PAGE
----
Will: Yes, thank you, Phil. I'm loathe to go up against the big heavyweights in the economics world like Robert Gordon. But I there are lots of views here and I think it is really important as you say, productivity is literally everything when it comes to portfolio returns over the long term, so if that we are in a new world where all of the inventions have been done, exploited, and so on then you could, you should expect much lower returns from a diversified portfolio, I mean much, much lower. So Gordon’s pessimism like you say is based on the idea that the game-changing inventions of the past, like electricity, what's called general purpose technologies, they're behind us. Now the idea on top of this, he's not all alone in saying this, so the idea that good ideas are actually getting harder to find is backed up by some interesting work from some other academics, other equally famous academics who looked at declining returns of research and development since the 1930s. Now, however, what often is a very nuanced take on the subject in the original academic piece and Robert Gordon’s is a very nuanced take in a way, it can lose some of that nuance when it hits the media and the conclusions are simplified to a certain extent. Now to show how finely balanced they are, actually there's some recent work on the productivity story in the US in the 20th century trying to tell the story overall, because what Robert Gordon would argue is that productivity is very much weighted to the first half and afterwards you find this slow decline. And actually some revisions of the statistics show a much smoother line and that actually the great inventions of the past may have contributed less to measured productivity than the likes of Robert Gordon would argue. And the point there is that the sources of productivity are more diversified, more various than some have previously argued, and less centred on the need to come up with the great new, the electricity of today or the various other ideas. Now from my perspective, even if you were to go down that route, to argue that none of quantum computing, AI, all major breakthroughs in those subjects will remain elusive to us for kingdom come, I think that seems unrealistic or unrealistically pessimistic. The other thing, I think there's a couple of final really important points to make with productivity, which I think just slightly answer the question. The one, the central input into this story is us, not me, probably more likely you, but us as in humankind and the more of us there are the better life gets is the inference. Now there are really interesting multi-disciplinary studies looking at the first industrial revolution and the causes of the first industrial revolution. And there's no one answer here, there's a multitude of answers. But there's an increasingly growing or there's a growing argument that actually the birth of the industrial revolution lies in a surge in nutrition in the 1730s, a series of bountiful harvests and basically a generation is born in Britain which then comes to be the great inventors which change literally the history of the world. And some are pointing to that very direct link between well-fed, well-educated humans and the ability to innovate and generate new inventions. There's loads more I can say on that, I won't bang on about it but it's a really interesting subject and I think that's one thing. And you can go down the Stephen Pinker side and say: look in the bottom billion people there are, if genius is evenly distributed, there are a million people of genius level IQ. Now that becomes so important to grant those parts of the global population, education, opportunity and the ability to have those ideas. And you could argue even that the smartphones that we're using to record this, half the adult population something like it has a smartphone. You've essentially put the means of production into everyone's hands. I think it's very unlikely that no one's going to think of anything positive to do and we could all just spend our time being rude to celebrities and playing Candy Crush but I think others will use them more vitally. And the other thing I think is just like I say, the second point is really about focusing less on the big inventions, the big, famous, sexy inventions that we've all talked about the electricity, the computer chip, and so on, and a following surge in productivity. And actually the closer you look, the more it looks like just myriad inventions coming across all sorts of interlocking areas. So it's much less of that stop-start process and more a continuous process of innovation. There's loads more to say on it but I won't. But I think the major point to make is that I can't get too depressed about the future of productivity at the moment. I find it quite difficult to given all that I've read and all that I think I know on this subject. So I would challenge that and I do think that future returns are well based on the future of human innovation and productivity.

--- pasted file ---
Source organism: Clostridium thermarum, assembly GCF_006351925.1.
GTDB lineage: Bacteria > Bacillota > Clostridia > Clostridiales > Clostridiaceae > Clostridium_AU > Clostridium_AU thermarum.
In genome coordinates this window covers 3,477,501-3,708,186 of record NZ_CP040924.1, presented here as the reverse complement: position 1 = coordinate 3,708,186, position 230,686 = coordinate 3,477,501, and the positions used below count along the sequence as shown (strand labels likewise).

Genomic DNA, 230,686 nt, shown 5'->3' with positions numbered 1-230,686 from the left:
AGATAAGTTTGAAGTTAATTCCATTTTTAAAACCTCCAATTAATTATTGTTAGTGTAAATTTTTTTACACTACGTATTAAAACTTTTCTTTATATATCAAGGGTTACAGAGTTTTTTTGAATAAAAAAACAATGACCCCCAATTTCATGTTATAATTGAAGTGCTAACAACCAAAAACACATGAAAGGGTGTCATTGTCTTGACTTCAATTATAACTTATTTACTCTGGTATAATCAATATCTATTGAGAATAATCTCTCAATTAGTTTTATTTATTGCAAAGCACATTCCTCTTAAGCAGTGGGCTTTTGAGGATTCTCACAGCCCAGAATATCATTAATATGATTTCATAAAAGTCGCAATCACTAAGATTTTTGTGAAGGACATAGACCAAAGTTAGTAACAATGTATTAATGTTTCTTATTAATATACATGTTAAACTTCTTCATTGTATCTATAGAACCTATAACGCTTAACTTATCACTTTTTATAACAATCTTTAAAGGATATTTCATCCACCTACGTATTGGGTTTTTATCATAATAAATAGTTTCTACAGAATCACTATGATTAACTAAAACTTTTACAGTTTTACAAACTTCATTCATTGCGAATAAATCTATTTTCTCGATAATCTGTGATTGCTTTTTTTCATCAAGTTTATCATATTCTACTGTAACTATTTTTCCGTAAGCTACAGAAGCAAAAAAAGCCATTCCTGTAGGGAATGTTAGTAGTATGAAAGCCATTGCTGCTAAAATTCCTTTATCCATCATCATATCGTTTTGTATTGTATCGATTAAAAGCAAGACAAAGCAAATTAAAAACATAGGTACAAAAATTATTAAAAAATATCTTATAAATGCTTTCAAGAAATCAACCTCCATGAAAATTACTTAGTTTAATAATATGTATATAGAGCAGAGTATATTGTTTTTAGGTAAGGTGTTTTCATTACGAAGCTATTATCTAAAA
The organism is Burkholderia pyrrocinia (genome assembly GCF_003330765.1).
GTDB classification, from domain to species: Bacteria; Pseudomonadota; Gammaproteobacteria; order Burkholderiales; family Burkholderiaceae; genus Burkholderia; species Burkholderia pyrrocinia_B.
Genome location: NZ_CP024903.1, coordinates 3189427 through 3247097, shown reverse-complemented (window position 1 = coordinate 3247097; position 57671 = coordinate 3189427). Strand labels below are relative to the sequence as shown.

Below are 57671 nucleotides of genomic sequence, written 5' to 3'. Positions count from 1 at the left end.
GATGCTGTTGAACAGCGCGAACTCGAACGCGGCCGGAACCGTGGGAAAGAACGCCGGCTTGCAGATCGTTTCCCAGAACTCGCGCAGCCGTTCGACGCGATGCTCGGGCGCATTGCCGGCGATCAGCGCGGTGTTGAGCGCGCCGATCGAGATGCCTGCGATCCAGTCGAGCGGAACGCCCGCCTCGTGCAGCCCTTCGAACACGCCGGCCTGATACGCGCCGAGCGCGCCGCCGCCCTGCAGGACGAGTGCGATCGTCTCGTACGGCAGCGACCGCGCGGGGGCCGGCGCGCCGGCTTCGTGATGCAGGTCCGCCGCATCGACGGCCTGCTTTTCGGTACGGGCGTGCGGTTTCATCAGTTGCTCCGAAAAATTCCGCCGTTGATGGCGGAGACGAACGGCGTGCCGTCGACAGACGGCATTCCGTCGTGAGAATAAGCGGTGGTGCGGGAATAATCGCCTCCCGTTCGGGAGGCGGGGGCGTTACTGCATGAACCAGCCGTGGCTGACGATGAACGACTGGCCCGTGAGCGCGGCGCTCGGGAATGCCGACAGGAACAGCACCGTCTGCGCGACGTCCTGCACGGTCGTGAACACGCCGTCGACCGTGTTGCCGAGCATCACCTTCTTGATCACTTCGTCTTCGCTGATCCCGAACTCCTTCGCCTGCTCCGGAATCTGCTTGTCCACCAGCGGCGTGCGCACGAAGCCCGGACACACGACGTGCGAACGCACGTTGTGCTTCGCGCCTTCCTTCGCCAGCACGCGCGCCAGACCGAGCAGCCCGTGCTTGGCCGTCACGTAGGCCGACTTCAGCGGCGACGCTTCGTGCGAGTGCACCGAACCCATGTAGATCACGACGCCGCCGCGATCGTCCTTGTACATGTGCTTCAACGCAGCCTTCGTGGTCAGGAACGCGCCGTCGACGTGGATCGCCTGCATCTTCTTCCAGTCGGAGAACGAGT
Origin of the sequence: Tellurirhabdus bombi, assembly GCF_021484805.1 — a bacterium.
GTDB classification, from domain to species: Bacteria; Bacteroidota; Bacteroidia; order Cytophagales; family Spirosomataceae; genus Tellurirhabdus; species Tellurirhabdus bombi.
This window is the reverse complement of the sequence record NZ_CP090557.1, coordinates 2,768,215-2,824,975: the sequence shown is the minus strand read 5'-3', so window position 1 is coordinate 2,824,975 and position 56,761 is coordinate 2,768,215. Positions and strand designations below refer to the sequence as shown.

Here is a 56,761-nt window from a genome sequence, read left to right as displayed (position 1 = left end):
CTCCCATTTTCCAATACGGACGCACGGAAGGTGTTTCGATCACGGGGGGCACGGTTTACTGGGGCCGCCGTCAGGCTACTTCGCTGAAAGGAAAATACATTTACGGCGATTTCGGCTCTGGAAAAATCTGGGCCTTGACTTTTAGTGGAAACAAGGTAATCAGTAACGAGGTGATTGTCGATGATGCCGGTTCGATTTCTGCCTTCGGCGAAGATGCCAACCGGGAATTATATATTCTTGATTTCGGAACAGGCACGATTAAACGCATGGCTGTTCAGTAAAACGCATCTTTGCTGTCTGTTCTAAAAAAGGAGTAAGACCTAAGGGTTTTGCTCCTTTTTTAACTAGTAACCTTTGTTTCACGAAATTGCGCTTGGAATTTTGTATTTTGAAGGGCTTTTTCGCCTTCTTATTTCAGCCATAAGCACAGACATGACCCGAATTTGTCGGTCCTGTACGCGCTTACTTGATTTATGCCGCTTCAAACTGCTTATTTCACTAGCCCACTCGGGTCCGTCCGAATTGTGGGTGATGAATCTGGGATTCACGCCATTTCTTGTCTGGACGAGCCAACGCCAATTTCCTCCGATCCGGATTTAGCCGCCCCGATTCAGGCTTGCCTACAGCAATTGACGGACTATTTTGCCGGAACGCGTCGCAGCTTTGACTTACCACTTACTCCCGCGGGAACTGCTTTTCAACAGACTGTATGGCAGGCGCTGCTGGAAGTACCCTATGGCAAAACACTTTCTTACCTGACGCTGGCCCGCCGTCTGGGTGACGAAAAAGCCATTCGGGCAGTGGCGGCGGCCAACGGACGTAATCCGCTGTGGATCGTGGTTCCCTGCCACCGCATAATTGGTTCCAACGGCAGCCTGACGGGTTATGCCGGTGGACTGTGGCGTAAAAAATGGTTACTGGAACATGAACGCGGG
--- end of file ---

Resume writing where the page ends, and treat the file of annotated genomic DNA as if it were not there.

Phil: Well I have to say I much prefer living in Will's optimistic world and the better returns to portfolios that potentially that brings as well. Thank you as always, Will, for sharing your thoughts today. Thank you also to our viewers and our listeners for joining us. And if you would like to hear more from us before the next Monthly Market Insights, please do seek out our weekly podcast Word on the Street where we share all of our latest views on worldwide market developments. Otherwise, Will and I will be back with you next month.